What is dead may never die but rises again, at least when it comes to bad ideas.
A proposal to charge tourists – those economic burdens draining the coffers with their profligate spending – is back on the table again after it was raised by the tourism (and sports!) ministry to offset health care expenses and invest in facilities.
It’s an idea that’s been raised and dropped in different forms over the years, including rejected bids to require visitors to purchase insurance plans. And it seems yesterday’s announcement was another trial balloon with a failsafe six-month study period built in to allow it to be quietly abandoned down the road.
The prospect was raised again after the ministry was legally empowered to take additional regulatory measures Wednesday in an update to the law, according to Bangkok Post.
While the health-care related costs of foreign visitors is pinned at about THB300 million (US$9.4 million), that’s one-ten-thousandth (0.01 percent) of the THB3 trillion they are said to have brought into the economy last year, an economy already over-reliant on spending for growth.
And try telling travelers who’ve been charged on entry to help those facilities that they need to pay 10 times everyone else to enter them.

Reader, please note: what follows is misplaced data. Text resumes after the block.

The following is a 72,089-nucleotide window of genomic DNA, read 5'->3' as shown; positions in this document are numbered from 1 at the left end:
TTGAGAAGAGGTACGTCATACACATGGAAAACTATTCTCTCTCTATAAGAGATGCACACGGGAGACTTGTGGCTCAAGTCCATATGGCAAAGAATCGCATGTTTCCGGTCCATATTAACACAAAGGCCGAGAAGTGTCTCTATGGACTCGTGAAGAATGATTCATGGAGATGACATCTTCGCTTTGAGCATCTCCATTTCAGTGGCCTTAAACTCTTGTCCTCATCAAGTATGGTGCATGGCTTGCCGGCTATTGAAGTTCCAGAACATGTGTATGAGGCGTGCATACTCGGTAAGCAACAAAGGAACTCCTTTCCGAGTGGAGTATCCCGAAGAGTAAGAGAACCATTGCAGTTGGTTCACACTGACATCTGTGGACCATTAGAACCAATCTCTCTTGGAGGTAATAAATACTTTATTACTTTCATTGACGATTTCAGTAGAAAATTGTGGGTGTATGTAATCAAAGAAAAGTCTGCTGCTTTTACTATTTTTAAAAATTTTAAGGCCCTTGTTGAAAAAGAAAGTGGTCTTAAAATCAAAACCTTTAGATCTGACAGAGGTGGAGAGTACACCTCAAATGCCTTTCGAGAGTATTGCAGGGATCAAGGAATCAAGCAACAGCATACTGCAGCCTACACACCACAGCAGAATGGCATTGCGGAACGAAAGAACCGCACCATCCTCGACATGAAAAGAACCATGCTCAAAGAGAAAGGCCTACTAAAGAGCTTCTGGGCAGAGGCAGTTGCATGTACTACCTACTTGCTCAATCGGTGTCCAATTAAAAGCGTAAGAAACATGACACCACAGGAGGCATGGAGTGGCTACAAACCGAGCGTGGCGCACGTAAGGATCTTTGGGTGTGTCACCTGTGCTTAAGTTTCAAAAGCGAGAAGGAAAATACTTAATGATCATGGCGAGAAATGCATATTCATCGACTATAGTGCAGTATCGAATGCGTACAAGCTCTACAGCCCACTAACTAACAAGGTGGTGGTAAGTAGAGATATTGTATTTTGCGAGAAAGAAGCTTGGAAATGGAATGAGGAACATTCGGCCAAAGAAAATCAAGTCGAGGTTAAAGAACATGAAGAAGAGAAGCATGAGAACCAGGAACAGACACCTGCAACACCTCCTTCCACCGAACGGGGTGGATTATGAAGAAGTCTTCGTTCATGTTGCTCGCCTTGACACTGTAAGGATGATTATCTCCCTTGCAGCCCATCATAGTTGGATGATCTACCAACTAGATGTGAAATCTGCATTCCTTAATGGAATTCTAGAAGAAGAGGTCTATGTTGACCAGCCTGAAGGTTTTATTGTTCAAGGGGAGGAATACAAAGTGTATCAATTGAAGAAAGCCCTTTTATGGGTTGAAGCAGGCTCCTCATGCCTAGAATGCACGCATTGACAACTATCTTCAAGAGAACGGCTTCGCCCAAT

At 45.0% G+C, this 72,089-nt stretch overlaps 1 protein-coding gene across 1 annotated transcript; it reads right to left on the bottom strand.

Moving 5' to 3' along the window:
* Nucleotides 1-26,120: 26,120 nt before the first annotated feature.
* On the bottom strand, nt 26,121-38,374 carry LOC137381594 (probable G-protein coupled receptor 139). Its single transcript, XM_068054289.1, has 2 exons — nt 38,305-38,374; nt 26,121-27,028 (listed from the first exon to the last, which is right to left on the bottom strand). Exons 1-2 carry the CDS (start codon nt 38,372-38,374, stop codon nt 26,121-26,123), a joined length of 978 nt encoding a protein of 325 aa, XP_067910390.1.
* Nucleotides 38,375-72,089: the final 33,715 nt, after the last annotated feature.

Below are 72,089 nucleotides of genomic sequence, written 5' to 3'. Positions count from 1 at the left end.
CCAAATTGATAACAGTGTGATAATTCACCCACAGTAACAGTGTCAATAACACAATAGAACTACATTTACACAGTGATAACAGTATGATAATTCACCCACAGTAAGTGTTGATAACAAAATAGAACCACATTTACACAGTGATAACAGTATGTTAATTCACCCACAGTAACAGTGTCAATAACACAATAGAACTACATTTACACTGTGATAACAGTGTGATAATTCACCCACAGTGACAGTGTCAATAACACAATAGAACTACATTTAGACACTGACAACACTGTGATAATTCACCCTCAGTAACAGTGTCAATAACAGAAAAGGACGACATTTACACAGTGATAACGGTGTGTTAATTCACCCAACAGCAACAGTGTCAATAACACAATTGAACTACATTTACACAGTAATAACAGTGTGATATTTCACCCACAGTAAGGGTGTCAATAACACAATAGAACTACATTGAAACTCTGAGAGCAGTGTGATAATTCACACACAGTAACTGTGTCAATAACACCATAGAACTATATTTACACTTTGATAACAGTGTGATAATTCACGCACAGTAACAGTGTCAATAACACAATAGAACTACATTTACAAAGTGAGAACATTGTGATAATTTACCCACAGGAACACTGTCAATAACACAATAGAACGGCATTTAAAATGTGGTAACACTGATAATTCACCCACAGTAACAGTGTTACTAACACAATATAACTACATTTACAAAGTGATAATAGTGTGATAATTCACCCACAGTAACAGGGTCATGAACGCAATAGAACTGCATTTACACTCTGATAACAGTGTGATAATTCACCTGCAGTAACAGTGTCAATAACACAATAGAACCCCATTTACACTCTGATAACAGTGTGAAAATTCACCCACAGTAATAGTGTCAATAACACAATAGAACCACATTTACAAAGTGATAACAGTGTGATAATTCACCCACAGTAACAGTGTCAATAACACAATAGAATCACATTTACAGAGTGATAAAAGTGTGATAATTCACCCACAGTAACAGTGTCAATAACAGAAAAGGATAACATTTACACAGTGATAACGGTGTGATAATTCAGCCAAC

No figure was placed on how much the charge might amount to.
One laudable idea under discussion is putting caps on how many people can visit ecologically strained locales. That would be progress following the indefinite closure last year of iconic Andaman destination Maya Bay, which came only after it had been trampled to dust for years by daily hordes.
Thailand welcomed nearly 40 million visitors – over half its own population – last year; the powerful tourism industry lobby reflexively opposes any additional fees or levies placed on visitors.
Health officials earlier this month said they were finalizing a mandate that all older foreigners on retirement visas be required to own health insurance.